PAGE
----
The UK's Investigatory Powers Bill has completed its passage through parliament and now only awaits Her Majesty's stamp of approval before becoming law.
Also known as the Snoopers' Charter, the legislation has been criticised as being among the most onerous in the world upon the civilian population, and will require British ISPs to retain a curtailed form of their customers' internet browsing histories – including what websites they had visited – for 12 months so that various authorities could request it for investigative purposes.
Additional powers are legislated for, including offensive hacking, despite concerns about the State finding an appropriate balance between creating and patching exploits, and the collection of bulk personal data by government spies for the sake of running enormous queries on surveillance data sets.
Despite opposition from other parties, the majority Conservative and second-majority Labour parties saw the bill pass through in both of the houses of parliament – the Conservative party by voting for it, the Labour party by refusing to vote against it and instead abstaining.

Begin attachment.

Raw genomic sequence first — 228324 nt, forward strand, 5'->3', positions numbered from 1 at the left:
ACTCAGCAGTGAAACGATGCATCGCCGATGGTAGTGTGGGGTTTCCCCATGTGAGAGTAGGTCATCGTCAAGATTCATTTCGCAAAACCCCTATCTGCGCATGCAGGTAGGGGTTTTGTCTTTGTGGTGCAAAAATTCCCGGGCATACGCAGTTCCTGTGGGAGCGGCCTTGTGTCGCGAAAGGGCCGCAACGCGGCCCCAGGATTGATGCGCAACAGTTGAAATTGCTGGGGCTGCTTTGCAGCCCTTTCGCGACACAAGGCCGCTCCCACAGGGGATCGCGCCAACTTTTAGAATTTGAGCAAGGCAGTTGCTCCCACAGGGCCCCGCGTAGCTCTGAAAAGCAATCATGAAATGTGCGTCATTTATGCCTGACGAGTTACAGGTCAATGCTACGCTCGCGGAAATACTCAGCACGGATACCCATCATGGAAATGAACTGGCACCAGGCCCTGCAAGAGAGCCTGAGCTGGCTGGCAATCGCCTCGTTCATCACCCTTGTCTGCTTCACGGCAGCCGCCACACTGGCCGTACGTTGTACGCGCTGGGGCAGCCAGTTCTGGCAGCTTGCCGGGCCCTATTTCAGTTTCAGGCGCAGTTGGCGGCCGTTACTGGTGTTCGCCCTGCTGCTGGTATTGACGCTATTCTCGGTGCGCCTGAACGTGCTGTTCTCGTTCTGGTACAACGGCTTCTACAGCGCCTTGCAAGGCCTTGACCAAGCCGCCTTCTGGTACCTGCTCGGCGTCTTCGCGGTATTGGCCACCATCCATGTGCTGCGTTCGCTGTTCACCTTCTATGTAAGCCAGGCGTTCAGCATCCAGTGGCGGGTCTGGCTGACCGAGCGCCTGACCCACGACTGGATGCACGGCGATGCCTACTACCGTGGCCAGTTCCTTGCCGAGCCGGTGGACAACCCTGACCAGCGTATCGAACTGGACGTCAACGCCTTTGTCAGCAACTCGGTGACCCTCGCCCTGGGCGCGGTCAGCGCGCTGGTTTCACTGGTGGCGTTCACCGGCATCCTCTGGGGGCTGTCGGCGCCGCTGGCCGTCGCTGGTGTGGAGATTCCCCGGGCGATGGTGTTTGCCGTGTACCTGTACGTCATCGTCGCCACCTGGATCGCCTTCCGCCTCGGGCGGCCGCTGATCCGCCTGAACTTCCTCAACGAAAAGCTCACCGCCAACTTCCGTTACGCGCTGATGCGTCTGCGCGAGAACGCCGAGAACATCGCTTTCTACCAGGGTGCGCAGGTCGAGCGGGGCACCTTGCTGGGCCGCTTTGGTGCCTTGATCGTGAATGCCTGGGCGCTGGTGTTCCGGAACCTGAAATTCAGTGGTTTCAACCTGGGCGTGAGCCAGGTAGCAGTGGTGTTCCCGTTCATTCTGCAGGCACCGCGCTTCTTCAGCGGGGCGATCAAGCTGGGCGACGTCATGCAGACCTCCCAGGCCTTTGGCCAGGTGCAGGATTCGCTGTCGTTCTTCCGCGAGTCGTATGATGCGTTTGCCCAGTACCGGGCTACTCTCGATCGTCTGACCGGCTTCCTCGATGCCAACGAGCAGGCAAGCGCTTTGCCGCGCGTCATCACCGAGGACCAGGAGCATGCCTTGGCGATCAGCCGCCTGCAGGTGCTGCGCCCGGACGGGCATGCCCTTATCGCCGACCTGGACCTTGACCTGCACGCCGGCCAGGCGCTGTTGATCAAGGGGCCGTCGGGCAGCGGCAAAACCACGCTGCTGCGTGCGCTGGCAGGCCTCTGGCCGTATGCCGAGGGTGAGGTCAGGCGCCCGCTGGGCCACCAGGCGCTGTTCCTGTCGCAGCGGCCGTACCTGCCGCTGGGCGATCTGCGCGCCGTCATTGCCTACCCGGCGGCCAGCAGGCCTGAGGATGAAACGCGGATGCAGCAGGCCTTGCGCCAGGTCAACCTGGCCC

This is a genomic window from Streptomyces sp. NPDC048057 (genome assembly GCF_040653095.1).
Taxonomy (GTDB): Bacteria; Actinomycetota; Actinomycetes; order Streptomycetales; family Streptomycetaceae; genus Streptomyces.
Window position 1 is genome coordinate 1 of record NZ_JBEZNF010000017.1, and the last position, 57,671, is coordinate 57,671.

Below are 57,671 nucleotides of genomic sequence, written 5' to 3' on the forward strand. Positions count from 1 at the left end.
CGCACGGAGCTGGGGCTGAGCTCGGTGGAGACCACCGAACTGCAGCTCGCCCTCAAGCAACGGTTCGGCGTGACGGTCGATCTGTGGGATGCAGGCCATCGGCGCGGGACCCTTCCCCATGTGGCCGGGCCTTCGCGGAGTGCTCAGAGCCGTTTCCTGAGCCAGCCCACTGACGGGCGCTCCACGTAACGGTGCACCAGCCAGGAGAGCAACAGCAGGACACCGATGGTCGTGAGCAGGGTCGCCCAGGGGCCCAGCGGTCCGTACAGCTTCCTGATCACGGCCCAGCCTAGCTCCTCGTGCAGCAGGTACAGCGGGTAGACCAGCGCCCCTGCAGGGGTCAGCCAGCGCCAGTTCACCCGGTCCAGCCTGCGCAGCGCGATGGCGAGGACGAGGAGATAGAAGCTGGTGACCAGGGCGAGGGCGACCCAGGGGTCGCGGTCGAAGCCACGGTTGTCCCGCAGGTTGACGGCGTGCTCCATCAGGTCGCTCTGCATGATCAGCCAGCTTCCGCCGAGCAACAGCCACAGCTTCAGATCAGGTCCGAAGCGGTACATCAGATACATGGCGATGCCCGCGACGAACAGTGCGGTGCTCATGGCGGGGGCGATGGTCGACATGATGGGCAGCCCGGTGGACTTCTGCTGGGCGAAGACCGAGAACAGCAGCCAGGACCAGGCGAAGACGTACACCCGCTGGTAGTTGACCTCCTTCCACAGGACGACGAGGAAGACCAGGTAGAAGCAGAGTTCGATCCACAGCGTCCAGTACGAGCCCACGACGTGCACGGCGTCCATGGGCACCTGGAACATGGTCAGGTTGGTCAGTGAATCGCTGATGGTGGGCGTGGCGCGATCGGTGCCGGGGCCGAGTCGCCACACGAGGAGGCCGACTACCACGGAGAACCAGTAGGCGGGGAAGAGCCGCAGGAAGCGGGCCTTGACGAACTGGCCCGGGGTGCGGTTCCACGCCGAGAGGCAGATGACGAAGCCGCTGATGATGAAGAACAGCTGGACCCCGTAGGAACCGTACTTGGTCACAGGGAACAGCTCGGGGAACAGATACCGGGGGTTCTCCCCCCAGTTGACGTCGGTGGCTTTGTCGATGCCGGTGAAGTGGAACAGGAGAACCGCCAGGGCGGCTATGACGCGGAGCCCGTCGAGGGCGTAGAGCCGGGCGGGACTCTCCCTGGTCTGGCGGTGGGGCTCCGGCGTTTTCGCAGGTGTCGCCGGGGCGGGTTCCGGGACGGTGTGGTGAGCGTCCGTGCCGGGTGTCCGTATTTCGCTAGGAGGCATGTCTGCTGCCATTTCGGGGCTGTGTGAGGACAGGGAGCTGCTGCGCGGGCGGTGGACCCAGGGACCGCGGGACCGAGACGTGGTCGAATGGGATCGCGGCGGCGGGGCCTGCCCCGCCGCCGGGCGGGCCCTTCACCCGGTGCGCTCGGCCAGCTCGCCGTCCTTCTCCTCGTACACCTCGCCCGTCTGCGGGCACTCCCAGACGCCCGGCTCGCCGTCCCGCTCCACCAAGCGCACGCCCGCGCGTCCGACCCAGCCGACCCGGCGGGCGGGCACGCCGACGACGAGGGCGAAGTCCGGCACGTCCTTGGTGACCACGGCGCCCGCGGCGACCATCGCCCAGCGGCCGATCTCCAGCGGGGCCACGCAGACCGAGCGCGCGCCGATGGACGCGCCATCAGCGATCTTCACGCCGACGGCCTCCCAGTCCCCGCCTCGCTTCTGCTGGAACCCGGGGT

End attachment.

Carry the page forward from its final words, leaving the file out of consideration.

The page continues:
Although there was a minor delay in which the House of Lords quibbled with the government over the separate issue of the regulation of the press, the bill is now set to become law by the end-of-year deadline set by Theresa May, with the Lords having recognised that they couldn't throw a tantrum at the Commons indefinitely.
May had published the first draft of the Investigatory Powers Bill in November 2015, alongside a confession that successive British governments had been issuing secret directives to telcos to intercept their users' communications.
Lawmakers applauded themselves that such secret surveillance was now being more explicitly codified in statute. They spoke with similar tact when Theresa May – then Home Secretary – claimed that it only introduced the one new power "requiring communications service providers to retain internet connection records when given a notice by the Secretary of State." ®